You may not have heard of Elizabeth Freeman, but you should have. Because in 1781, she changed history. Born a salve in Claverack, New York, she was sold at only six months old. She spent the next forty years in Sheffield, Massachusetts, owned by John Ashley of Sheffield, Massachusetts. “Mum Bett”, as she was known, was intelligent and inquisitive, with a keen eye on what was happening around her. And it was that sharp mind and eye for detail that would change her life.

According to PBS, in 1780 Mrs. Ashely, the wife of John, tried to hit Mum Bett’s sister with a heated shovel. Mum Bett intervened, taking the blow herself rather than seeing her sister hurt. This is when she realized she had had enough. That she could not stand one more day living as a slave. She ran away, refusing to come back despite Ashley’s instance.

When Ashley became litigious, trying to use the courts to force Mum Bett’s return, Mum Bett approached a lawyer herself. Theodore Sedgewick, a lawyer from Stockbridge who had anti-slavery sentiments, took her case. They were joined by another slave of the same owner, named Brom. The case changed history. Mum Bett had listened intently to many conversations about the Bill of Rights and the new state Constitution for Massachusetts, and was familiar with its contents:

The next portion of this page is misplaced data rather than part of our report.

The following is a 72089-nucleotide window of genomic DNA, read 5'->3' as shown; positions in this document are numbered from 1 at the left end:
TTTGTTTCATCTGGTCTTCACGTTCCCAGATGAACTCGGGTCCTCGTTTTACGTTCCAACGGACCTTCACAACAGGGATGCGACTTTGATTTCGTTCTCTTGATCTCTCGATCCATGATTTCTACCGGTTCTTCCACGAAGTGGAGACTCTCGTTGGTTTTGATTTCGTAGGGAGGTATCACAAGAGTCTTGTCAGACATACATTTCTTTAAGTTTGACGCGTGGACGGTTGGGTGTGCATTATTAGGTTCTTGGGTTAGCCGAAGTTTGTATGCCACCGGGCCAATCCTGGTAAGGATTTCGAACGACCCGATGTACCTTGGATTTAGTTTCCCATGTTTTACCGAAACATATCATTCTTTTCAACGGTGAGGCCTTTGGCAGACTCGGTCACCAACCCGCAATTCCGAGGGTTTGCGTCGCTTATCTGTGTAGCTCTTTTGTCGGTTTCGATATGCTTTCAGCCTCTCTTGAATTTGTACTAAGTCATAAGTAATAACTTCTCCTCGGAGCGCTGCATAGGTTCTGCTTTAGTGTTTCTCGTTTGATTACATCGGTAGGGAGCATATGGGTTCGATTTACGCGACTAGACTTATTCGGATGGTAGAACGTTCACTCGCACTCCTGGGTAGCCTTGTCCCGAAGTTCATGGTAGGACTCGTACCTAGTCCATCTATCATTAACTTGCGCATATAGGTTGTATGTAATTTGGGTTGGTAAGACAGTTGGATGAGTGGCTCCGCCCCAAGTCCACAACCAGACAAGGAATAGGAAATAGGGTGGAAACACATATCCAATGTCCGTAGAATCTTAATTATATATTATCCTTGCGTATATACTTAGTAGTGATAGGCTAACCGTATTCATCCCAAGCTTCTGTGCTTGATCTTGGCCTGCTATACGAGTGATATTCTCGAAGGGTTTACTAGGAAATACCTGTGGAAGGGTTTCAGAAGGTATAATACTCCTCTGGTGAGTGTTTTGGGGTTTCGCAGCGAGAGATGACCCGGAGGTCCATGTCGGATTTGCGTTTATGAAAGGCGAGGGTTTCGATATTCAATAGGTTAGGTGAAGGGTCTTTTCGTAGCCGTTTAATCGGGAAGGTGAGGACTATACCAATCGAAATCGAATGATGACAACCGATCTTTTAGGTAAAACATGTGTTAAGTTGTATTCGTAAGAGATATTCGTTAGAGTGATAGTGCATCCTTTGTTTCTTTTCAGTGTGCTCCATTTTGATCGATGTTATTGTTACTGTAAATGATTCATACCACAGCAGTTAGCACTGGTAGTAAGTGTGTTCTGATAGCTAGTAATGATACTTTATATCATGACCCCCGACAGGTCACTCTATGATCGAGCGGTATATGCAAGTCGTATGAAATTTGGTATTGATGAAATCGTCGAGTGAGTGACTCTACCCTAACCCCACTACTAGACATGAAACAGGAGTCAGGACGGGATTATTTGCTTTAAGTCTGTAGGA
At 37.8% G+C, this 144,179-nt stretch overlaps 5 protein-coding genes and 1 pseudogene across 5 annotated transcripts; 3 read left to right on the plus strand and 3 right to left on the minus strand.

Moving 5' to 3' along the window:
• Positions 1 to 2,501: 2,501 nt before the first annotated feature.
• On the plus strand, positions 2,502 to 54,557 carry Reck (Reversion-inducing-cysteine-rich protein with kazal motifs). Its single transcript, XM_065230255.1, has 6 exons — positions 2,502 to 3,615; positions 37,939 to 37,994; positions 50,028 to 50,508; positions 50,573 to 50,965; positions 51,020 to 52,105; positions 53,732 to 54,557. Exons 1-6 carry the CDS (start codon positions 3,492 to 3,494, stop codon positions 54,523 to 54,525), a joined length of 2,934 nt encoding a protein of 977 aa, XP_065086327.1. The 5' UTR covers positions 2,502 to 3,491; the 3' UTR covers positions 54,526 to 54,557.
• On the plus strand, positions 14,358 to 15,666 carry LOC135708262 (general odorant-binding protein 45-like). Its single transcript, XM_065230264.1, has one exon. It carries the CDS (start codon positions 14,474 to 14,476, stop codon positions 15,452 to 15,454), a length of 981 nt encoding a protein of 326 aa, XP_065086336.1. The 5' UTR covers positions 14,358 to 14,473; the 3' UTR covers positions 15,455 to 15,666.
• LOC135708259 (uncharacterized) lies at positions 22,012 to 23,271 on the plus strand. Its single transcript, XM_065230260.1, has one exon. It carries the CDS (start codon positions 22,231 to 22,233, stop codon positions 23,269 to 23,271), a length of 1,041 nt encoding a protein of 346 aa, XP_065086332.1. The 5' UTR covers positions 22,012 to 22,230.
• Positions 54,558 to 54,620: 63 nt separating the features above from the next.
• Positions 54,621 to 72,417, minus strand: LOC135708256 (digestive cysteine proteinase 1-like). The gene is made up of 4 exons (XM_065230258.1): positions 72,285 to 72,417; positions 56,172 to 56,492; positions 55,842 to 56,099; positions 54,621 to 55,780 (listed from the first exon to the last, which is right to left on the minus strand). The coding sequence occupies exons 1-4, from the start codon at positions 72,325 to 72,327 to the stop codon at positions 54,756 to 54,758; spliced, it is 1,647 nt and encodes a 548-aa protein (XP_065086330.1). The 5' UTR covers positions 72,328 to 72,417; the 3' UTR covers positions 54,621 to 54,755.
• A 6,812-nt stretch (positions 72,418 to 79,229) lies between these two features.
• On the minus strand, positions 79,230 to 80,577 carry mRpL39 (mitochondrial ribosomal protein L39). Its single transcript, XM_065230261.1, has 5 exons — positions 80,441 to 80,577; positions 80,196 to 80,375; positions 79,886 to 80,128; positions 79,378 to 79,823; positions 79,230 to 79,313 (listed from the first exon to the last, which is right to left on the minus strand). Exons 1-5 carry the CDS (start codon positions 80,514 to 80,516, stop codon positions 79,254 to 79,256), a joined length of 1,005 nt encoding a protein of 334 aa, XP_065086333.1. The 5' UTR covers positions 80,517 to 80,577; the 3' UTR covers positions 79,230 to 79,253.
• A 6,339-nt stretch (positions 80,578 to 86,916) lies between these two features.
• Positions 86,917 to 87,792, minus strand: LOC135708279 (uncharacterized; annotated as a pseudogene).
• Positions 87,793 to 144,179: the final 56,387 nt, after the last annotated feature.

“All men are born free and equal, and have certain natural, essential, and unalienable rights; among which may be reckoned the right of enjoying and defending their lives and liberties; that of acquiring, possessing, and protecting property; in fine, that of seeking and obtaining their safety and happiness.”

She thought that if all men are born free and equal, that must apply to her. She must be free. She must be equal. She was right.

Brom & Bett v. Ashley was argued before a county court. The jury ruled in favor of Bett and Brom, making them the first enslaved African Americans to be freed under the Massachusetts constitution of 1780, and ordered Ashley to pay them thirty shillings and costs,” PBS explains. “This municipal case set a precedent that was affirmed by the state courts in the Quock Walker case and ultimately led to the abolition of slavery in Massachusetts.”

Because one women stood up. Because one women knew what she was worth and refused to settle for less. One women changed the history of Massachusetts— and of the country.

She was allowed to choose her own last name. She chose Freeman.

“Any time while I was a slave, if one minute’s freedom had been offered to me, and I had been told that I must die at the end of that minute, I would have taken it just to stand one minute on God’s earth a free woman,” she was quoted as saying. Luckily, she got far more than one more minute. She continued to live with her children and grandchildren, in what became the free state of Massachusetts. She helped create that free state.

Elizabeth Freeman lived until 1829, a free woman.